The design of a software system is plagued with issues and problems. A developer starts with a problem in mind and writes code to solve it. What happens is, the program written gets tested, but not enough testing is done on clients or the systems that are used by those clients. So, said client crashes on them. What should be tested? Let us find it below.
What is Test Driven Development?
Test-driven development (TDD) is a software engineering technique that tests the functionality of a program before writing the actual code. It's easy to see why TDD is so popular: it helps you write better code faster, with fewer bugs and errors. And because it's based on test-driven design, your tests will be more reliable than if you were just writing them as you went along—you'll know exactly what needs to be done before writing any code at all.
What Does Code Coverage Mean?
The question of what is test driven development is related to code coverage, which is a measure of how much of the code you have written has been covered by tests. A 100% code coverage means that all the lines of your program are covered by tests, which means it's highly unlikely that any bugs will slip through.
Code coverage helps you make sure that each line in your program gets tested—not just those lines from testing frameworks like JUnit or NUnit because they're more powerful than unit tests and can run on their own (which will be discussed below). Even if this article doesn't cover them directly yet (which it won't), you should consider using one or both of these tools anyway as part of the TDD process because they'll help keep your bug count down while still allowing you to write some really neat stuff.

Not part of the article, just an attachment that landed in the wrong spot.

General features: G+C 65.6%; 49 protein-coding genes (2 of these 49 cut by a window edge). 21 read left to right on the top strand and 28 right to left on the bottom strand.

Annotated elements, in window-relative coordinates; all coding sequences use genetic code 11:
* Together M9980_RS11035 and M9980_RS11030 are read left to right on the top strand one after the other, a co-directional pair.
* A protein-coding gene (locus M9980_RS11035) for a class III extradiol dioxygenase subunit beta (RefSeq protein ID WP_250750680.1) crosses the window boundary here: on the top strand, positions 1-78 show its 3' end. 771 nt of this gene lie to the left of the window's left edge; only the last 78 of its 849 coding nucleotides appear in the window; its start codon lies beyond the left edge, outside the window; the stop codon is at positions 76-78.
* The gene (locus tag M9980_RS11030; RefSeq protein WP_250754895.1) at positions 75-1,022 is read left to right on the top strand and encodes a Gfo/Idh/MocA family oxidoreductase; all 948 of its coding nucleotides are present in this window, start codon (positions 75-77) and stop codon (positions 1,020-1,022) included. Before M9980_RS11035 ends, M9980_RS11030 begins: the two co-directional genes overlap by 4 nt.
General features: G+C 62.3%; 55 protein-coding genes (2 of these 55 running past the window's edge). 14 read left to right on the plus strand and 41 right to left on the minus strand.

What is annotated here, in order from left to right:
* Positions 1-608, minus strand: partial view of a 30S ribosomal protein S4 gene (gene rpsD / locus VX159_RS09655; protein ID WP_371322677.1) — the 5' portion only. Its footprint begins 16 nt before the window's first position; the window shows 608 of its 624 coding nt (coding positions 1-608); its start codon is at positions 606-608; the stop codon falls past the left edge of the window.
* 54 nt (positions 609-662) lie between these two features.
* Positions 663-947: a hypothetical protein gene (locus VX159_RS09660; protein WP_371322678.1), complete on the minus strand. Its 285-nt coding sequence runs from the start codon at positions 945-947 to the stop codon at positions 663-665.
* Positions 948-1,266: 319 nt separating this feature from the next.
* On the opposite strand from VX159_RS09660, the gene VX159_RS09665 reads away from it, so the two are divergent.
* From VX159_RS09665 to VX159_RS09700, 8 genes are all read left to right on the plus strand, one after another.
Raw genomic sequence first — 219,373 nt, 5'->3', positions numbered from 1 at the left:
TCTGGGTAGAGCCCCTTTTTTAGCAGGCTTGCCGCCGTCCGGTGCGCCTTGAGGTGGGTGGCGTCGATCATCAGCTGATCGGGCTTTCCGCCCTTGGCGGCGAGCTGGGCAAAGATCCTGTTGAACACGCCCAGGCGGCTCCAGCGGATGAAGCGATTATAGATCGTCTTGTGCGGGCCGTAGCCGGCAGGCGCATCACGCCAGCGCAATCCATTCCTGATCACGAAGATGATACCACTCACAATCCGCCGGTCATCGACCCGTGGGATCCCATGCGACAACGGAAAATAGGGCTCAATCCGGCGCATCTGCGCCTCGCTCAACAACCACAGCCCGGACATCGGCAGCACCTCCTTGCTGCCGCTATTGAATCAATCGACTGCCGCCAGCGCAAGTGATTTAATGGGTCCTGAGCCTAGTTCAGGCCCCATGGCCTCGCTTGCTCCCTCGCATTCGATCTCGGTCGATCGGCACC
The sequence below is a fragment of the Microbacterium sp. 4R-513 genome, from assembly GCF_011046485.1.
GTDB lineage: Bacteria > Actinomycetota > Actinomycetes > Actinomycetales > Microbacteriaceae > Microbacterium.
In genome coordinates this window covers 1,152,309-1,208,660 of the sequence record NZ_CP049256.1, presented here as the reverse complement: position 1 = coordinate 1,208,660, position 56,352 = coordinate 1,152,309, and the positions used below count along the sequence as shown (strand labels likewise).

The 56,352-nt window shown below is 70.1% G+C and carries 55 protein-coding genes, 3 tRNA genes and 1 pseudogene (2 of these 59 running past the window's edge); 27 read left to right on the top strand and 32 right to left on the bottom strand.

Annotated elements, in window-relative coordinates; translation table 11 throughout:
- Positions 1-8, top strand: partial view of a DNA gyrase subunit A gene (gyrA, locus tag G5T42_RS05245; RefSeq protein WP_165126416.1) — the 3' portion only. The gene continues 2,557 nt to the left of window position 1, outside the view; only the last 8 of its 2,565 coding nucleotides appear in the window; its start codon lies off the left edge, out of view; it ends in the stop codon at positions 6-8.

Three Fundamental Phases of TDD
As I mentioned above, TDD does not test client (or user) interfacing with the system. Nor does it test how users interact with the system in general: 'What happens when I press this button?' So, although TDD can be used to write high-quality code that will simply work for anyone who uses it, we must take into consideration our users and find ways to make sure all systems are working as we intend them to, along with any bugs that may exist there as well.
In addition to writing clean code for any client and potential user interaction, for most applications testing is performed so that if something doesn't work right away in terms of functionality or performance testing can be run quickly thereafter by another programmer or a QA engineer (Quality Assurance).
Benefits of TDD:
Why Is the Business Case for TDD Important?
TDD is a great way to get feedback on your code, but it's also a good way to get feedback on other things.
Is TDD The Best Way to Write Software?
The short answer is yes, TDD is the best way to write software. It's probably the only way that works well for a lot of people—and that's because it forces you to think about your code in terms of tests before you start writing any code at all. That said: not every project will benefit from using TDD as its only development approach; some projects can be written more effectively without it and others may be better suited for other techniques such as test-driven design (TDD). We recommend using the TTD techniques used by WeTest in their Mobile App Live Testing techniques in which clients get Instant access to a wide range of iOS and Android Real Devices on WeTest Cloud along with real-time debugging, ADB debugging, Test Dev and Published apps support and much more.
If you've been using TDD, you know that code coverage is a great way to see how much of your code has been covered. The tool will tell you how many lines, methods, and classes are tested (and untested) by the tests in your test suite. You can also use this information to see how much of your code has been tested: For example, if there are two tests that each test one method twice and three methods twice each, then those four methods would be covered by both tests twice - meaning they have 100% coverage!
Before we wrap up our topic of "what is test driven development", it can be summarized that TDD is a great way to write code, but it's also a great way to test your code. That's because TDD forces you to think through all the possible paths that can result in an error. You need to be able to think of all the different ways your code could fail before you can write any working code at all.